A soup can is a ticket to a journey back in time

By Steve Cichon
steve@buffalostories.com
@stevebuffalo

The best part of opening up an old newspaper to look for something specific… is taking your time to get there. Yesterday, in a 1979 edition of The Buffalo Evening News, I had a memory flashback as I quickly scanned a Tops ad.
Hy-Top Chicken Noodle Soup, 1979.
 
When I was at Holy Family grammar school, we went home for lunch… But a couple of days a week, when mom was working, I walked the extra block to my Great-Grandpa Wargo’s house with a can of Hy-Top chicken noodle soup in tow for Grandpa W to heat up for both of us.
 
In the side door and up a few steps to the kitchen, where everything was ancient– but pristine. The giant gleaming white stove with chrome accents was in newer shape than our stove at home, even though it was 30 years older. The same could be said of the also gleaming white counter tops, laminate with gold flecks, in full-1950s style.

The table where we ate the soup was even older, enamel but sturdy. My mother and grandmother likely ate soup for lunch in the same spot at the same table where I sat on those early 80s afternoons.

 
We had to be on our best behavior around Grandpa W, and there was certainly a “get-off-my-lawn” air about him, with his wiry gray hair, glasses like Dennis the Menace’s dad, and clothes that were a bit worn and a bit too big on the man after whom I was named.
 
He was a notorious curmudgeon, but I can’t conjure up an image of him without a smile on his lips and happiness in his eyes. I have another 40 years to work on it, but that’s the kind of curmudgeon I’m aiming to become.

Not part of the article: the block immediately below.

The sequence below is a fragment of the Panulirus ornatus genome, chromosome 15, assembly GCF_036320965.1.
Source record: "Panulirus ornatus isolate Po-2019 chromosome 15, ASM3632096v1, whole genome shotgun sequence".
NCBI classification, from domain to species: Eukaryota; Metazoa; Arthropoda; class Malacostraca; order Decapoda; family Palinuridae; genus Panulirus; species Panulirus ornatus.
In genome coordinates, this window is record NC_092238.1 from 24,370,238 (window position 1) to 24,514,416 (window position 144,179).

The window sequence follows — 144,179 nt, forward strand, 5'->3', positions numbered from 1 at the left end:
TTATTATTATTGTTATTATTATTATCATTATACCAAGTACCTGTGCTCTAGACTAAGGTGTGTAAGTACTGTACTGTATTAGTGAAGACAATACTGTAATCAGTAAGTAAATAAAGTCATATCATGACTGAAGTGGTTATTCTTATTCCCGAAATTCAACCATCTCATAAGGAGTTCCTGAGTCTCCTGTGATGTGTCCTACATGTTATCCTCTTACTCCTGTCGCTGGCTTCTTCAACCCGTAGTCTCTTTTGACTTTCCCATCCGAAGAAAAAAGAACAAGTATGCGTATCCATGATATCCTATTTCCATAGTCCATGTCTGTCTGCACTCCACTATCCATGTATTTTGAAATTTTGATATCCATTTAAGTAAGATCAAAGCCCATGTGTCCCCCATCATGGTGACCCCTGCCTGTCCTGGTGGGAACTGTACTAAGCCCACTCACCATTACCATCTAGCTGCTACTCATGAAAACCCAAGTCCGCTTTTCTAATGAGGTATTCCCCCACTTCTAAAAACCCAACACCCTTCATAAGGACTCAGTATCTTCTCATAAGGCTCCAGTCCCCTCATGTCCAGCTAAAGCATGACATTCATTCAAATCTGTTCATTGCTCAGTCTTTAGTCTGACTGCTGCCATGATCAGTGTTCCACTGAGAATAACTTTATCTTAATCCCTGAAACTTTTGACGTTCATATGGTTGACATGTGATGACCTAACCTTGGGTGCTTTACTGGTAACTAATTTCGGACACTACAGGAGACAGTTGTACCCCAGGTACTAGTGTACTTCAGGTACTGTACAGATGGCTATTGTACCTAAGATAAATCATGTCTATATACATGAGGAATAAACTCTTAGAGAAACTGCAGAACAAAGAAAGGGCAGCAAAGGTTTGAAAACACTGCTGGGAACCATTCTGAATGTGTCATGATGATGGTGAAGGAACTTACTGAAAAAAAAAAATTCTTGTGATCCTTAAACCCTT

I wish I knew how to describe the smell at Grandpa W’s house… I’ve asked and nobody knows what I’m talking about. It was slightly sweet, and maybe a bit like licorice, but not quite so pungent.
 
The thought of that smell makes me feel tucked in with a kiss on the forehead without a worry in the world.
 
Olfactory memories ignited by the grainy image of this can– the exact red-and-gold labeled can I remember from those special meals.
 
As a first grader, the soup produced from that can was enough for Gramps and me to have lunch– but then there was also enough left for him to have some soup for dinner, too.
 
I think ol’gramps would be happy with the nearly-threadbare shirt I’m wearing at the moment, but I’m afraid he might be disappointed if he thinks his namesake would eat a third of a can of soup for dinner.
 
Anyway, all of this swelled up in my eyes and my smile in a brief moment as I pushed forward flipping through the pages of that 40 year old newspaper. I eventually got the article I set out to find, but that’s not nearly as thrilling as finding what I didn’t know I was looking for.

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Steve Cichon

Steve Cichon is a proud Buffalonian helping the world experience the city he loves. writing about the people, places, and ideas that make Buffalo unique and special. The storyteller and historian has written six books, worn bow ties since the 80s, and spent 20 years working in Buffalo radio and TV, climbing his way to news director at WBEN Radio. Since then, he's been an adjunct professor, produced PBS documentaries, and even run for Erie County Clerk. Steve's Buffalo roots run deep: all eight of his great-grandparents called Buffalo home, with his first ancestors arriving here in 1827.